The Abbey of Santa Maria di Grottaferrata

One of Rome's best kept secrets is the Abbey of Santa Maria of Grottaferrata.  I was privileged to visit and stay here as a guest while my friend (a TAC graduate) was the porter here several years ago.  My visit coincided with the death of one of the monks who had walked to the monastery from Ukraine after the Second World War in order to ask to be accepted as an aspirant into the community.  He died a holy death at a ripe old age and was buried in the community cemetery near the church.  

The monastery of Grottaferrata is the final remnant of a once-flourishing Italo-Greek monastic tradition on the Italian peninsula.  The town of Grottaferrata is located just outside Rome, near Castel Gandolfo, on the other side of Lake Albano (near Ciampino Airport).  For 1,000 years the monastery has preserved the (Catholic) Byzantine Greek Rite.  It is a historic edifice perched on the edge of the town, with beautiful gardens, and a stunning view of the Tusculum hills.  The monastery can be reached by bus from Rome and is within easy walking distance of the town centre.  

The Foundation 

The abbey was founded in 1004 by St. Nilo, a brilliant, energetic, and pious monk from the south of Italy.  He was born in Rossano, Calabria, just a few miles from the sea.  St. Nilo came from a Greek family.  At that time Calabria was Byzantine, and the Greek Rite flourished in this region.  In Calabria he founded various monasteries as well as in the region of Campania.  A humble and saintly man, he was held in high esteem by princes, emperors, and popes.  

The story is told that having traveled from place to place to avoid all honors, he finally directed himself towards Rome to end his days in peace.  St. Bartholomew, the author of his biography, wrote that St. Nilo had known by divine revelation the place of his final rest.  The monks had been attracted to settle at this site amid the ruins of a Roman villa, said by some to have been a residence of Cicero.  The ruins had already been adapted as a monastery in the fifth century.  

St. Nilo, founder of the Abbey

Here St. Nilo and his Roman followers made their home.  Tradition holds that in the crypt dating to the Republican era Our Lady appeared to St. Nilo and his colleague St. Bartholomew, asking that on that site they would build a church in her honor, from whence graces would flow on all the neighboring lands.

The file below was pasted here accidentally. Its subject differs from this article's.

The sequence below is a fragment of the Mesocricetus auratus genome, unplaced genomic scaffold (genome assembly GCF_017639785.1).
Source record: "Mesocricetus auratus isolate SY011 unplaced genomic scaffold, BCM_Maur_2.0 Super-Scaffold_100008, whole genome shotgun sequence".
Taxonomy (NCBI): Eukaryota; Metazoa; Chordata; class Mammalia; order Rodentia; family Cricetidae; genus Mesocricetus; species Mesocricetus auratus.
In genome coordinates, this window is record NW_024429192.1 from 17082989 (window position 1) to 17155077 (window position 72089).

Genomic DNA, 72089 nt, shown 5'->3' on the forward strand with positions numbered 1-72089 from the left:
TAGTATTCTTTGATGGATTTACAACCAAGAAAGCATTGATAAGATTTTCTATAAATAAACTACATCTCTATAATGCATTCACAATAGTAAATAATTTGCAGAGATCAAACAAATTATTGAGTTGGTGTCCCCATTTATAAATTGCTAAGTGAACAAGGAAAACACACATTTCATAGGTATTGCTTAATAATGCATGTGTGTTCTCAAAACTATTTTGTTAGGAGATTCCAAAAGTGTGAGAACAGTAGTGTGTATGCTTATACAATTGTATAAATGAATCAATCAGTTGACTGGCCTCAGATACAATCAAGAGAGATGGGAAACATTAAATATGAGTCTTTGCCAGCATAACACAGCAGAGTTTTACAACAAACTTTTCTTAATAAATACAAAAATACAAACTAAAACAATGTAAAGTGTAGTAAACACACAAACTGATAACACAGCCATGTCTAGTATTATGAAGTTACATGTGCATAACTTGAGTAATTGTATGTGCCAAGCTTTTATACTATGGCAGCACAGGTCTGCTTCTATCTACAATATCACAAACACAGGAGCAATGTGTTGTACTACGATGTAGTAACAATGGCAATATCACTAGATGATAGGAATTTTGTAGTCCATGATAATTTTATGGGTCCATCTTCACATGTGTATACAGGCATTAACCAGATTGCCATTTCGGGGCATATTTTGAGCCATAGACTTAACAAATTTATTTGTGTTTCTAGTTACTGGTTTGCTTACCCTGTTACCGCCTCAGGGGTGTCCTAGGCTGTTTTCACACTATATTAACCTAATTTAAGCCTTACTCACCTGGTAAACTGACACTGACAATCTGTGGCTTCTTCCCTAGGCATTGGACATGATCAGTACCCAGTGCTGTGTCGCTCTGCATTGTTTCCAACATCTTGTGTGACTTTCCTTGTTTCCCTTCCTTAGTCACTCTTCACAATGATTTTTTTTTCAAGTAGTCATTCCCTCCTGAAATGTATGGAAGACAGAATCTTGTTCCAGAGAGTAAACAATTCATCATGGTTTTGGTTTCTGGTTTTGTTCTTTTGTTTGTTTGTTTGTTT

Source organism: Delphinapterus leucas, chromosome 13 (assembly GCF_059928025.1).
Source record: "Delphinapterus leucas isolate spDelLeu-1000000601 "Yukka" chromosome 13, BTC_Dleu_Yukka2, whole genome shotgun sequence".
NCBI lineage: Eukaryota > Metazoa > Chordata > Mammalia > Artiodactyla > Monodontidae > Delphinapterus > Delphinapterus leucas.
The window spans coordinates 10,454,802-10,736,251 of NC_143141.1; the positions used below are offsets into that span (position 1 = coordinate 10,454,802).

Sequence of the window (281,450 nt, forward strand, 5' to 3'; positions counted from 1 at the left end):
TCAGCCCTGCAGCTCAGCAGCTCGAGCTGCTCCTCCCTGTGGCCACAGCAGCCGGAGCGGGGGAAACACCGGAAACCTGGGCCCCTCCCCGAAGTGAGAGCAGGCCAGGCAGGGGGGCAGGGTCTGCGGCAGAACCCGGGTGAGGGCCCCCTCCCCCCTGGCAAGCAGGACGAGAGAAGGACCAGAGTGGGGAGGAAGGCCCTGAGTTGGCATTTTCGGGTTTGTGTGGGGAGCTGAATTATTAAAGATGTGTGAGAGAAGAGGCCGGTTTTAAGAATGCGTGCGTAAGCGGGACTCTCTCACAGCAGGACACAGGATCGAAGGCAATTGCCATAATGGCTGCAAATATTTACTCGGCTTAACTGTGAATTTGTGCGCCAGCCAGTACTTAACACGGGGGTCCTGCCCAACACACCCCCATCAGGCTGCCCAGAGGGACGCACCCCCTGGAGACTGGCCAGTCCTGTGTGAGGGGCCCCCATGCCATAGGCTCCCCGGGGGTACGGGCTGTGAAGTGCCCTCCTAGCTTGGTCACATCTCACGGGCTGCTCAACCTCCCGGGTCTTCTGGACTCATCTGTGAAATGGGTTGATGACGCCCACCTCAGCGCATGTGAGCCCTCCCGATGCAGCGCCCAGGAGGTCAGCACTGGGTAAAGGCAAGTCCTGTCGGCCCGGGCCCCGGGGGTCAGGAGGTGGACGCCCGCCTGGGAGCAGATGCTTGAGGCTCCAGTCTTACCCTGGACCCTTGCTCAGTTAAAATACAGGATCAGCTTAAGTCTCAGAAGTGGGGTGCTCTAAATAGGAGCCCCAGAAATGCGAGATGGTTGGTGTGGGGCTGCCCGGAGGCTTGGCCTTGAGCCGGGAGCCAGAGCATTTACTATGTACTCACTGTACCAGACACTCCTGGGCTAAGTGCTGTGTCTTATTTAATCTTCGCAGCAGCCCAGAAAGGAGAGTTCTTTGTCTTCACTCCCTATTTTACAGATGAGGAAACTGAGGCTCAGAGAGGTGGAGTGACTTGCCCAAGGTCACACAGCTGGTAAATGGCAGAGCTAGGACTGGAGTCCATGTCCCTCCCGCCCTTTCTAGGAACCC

Having obtained a gift of land from Count Gregorio of Tuscolo, construction of the new church and monastery began.  St. Nilo died shortly thereafter.  His successor, St. Bartholomew, along with the other monks labored for 20 years to build the property.  They utilized local materials, including the rubble taken from the ruined Roman villa.  Piecing together pieces of stone and marble, sculptured eaves, and blocks of peperino stone (volcanic tuff), the walls of the monastery slowly began to rise. 

In 1024 the church was finally completed.  It was beautifully decorated in Byzantine style, with marble and icons, enriched with the finest sacred vestments and vessels for service at the altar, admired by all who came to visit.  On Dec. 17, 1024, Pope John XIX came to the new church to consecrate it, dedicating it to the Mother of God, while the monks sang Greek hymns that were written specially for the occasion by St. Bartholomew.

Entrance to the Abbey property

The Basilica

The exterior of the basilica is typically Roman in style with medieval tower with three-fold pillar windows and colored ceramic polychrome decorations.  The walls are made of small squared stones and are interposed by darker lines.  Over the centuries the basilica and monastery have been added on to and have undergone various structural modifications.  The eaves and friezes are made of bricks, with saw-like grooves.  

The exterior displays a series of pendulum arches sustained by pilaster strips and small blocks of marble decorating the exterior walls.  Among them are various windows closed by perforated marble covers which emanate a mystical light.  In the upper facade there are a series of Gothic arches while in the center there is a large rose window.  In 1910 the exterior was restored and brought back to its original beauty.